Crossover is a process yielding recombination of bit strings via an exchange of segments between pairs of chromosomes. One-point crossover Two-point crossover Uniform crossover 23 . There are many kinds of crossover.Crossover Operator   The crossover operator is the most important in GA.

the chromosome length) as the crossover position. Example: With the two parents selected above. Then. we randomly generate a number 2 as the crossover position: Parent1: 7 3| 7 6 1 3 Parent2: 1 7| 4 5 2 2 Then we get two children: Child 1 : 7 3| 4 5 2 2 Child 2 : 1 7| 7 6 1 3 24 . keep the bits before the number unchanged and swap the bits after the crossover position between the two parents.One-point Crossover   This crossover is to randomly generate a number ( ” l.

Two-point Crossover    This crossover is similar to that of one-point crossover except that we must select two positions and only the bits between the two positions are swapped. This crossover method can preserve the first and the last parts of a chromosome and just swap the middle part. we randomly generate two numbers 2 and 4 as the crossover positions: Parent1: 7 3 |7 6 |1 3 Parent2: 1 7 |4 5| 2 2 Then we get two children: Child 1 : 7 3| 4 5| 1 3 Child 2 : 1 7| 7 6| 2 2 25 . Example: With the two parents selected above.

Otherwise. we randomly generate a number between 0 and 1. 0. vice versa. 0.4. Parent1: 7 *3 *7 6 *1 3 Parent2: 1 *7 *4 5 *2 2 Then we get two children: Child 1 : 7 7* 4* 6 2* 3 Child 2 : 1 3* 7* 5 1* 2 26 . for example.Uniform Crossover   The uniform crossover : each gene of the first parent has a 0. Example: For each position. and child2 gets the gene from parent2. 0.5. 0. 0.7.1. then child1 gets the gene from parent1.5 probability of swapping with the corresponding gene of the second parent.9.2.6. 0. If the number generated for a given position is less than 0.

5 and apply the inversion operator. then we get the new string: 3 6 8 4 8 7. If we randomly choose two positions 2. it requires additional overhead. Example: Given a chromosome 3 8 4 8 6 7. While this operator was inspired by a biological process.Inversion   It operates on a single chromosome and inverts the order of the elements between two randomly chosen points on the chromosome.  27 .

We repeat the same procedure for the other bits. The mutation operator can overcome this by simply randomly selecting any bit position in a string and changing it. Assume the mutation rate is 0. and the rest of the bits don¶t mutate. we generate randomly a number between 0 and 1. With crossover and even inversion. and get a number (e. if only the first bit mutates.001. For the first bit 7. If the number is less than the mutation rate (0. Example: Assume that we have already used crossover to get a new string: 7 3 4 5 1 3.Mutation    Mutation has the effect of ensuring that all possible chromosomes are reachable.001). Now the first bit mutates to 2. then we¶ll get a new chromosome: 234513  28 . We generate another number between 1 and the maximum value 8. 2). In our example.g. the search is constrained to alleles which exist in the initial population. then the first bit 7 needs to mutate.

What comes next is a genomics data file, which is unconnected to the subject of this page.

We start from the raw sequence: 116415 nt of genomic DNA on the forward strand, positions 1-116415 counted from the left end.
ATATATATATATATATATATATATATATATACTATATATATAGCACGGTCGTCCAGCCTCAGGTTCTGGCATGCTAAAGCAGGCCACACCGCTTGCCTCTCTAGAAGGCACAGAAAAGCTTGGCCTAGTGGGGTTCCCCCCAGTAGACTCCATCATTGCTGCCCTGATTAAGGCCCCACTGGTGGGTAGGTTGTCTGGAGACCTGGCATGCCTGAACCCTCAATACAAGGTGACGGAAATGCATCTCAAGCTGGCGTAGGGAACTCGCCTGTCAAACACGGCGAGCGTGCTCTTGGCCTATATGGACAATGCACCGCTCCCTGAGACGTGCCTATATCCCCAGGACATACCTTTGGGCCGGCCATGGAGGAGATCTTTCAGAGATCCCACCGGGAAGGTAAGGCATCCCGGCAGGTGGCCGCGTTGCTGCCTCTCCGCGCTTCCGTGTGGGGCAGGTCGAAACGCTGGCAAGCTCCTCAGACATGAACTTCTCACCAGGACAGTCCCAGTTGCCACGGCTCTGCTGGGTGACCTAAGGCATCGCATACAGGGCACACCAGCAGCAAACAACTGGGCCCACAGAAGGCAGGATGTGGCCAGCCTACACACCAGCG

Direct constraint handling means that we leave the constraints as they are and µadapt¶ the GA to enforce them.    Indirect constraint handling: we deal with the problem of satisfying constraints by incorporating them in the fitness function f such that f optimal implies that the constraints are satisfied. in one application we can handle some constraints directly and others indirectly. Direct and indirect constraint handling can be applied in combination. 29 . At the high conceptual level we can distinguish two cases: indirect constraint handling direct constraint handling.e.CONSTRAINT HANDLING IN GENETIC ALGORITHMS  There are many ways to handle constraints in a GA. i.. and use the power of GA to find a solution.

we have to create and maintains feasible chromosomes in the population. mutating one or crossing over two feasible chromosomes can result in infeasible offspring.Direct constraint handling    Treating constraints directly implies that violating them is not reflected in the fitness function. 30 . thus there is no bias towards chromosomes satisfying them. Typical approaches to handle constraints directly are: eliminating infeasible candidates repairing infeasible candidates preserving feasibility by special operators decoding. Therefore.e. transforming the search space. The basic problem: the genetic operators are blind to constraints. i.